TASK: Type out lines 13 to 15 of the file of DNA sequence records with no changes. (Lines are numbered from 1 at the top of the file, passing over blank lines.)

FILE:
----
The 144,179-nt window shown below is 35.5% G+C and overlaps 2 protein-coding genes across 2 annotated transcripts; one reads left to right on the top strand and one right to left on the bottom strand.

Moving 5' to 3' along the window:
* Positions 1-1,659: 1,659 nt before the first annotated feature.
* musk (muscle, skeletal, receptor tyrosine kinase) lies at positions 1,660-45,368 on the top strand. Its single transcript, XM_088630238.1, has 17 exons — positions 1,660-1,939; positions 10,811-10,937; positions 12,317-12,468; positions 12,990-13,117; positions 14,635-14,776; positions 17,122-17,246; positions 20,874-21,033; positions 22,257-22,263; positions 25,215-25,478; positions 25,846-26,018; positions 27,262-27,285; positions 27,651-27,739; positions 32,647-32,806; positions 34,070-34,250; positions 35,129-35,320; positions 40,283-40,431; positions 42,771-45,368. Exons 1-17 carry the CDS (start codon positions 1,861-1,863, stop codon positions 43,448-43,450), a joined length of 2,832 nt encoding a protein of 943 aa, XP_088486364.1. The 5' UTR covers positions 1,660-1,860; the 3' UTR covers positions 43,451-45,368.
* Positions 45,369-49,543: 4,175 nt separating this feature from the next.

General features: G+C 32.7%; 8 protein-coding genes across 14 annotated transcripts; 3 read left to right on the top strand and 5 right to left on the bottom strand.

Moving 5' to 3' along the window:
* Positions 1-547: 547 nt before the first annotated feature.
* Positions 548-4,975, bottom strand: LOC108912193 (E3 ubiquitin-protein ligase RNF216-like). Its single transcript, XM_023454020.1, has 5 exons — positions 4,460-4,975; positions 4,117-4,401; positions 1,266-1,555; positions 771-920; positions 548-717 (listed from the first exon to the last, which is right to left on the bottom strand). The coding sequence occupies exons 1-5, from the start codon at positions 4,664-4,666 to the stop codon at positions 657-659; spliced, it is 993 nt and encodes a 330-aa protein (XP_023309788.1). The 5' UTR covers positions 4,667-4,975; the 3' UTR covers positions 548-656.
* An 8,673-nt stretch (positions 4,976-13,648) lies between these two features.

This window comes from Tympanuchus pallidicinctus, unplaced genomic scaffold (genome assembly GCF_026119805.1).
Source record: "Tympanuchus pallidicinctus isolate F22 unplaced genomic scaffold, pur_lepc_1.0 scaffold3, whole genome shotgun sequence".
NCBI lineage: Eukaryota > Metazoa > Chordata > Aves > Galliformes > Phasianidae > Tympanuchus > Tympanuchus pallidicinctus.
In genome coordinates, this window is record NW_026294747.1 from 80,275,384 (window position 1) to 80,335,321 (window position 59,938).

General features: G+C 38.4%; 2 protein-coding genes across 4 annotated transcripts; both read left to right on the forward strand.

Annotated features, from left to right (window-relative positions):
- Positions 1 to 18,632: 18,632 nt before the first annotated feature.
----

NCBI lineage: Eukaryota > Metazoa > Chordata > Aves > Galliformes > Phasianidae > Tympanuchus > Tympanuchus pallidicinctus.
In genome coordinates, this window is record NW_026294747.1 from 80,275,384 (window position 1) to 80,335,321 (window position 59,938).

General features: G+C 38.4%; 2 protein-coding genes across 4 annotated transcripts; both read left to right on the forward strand.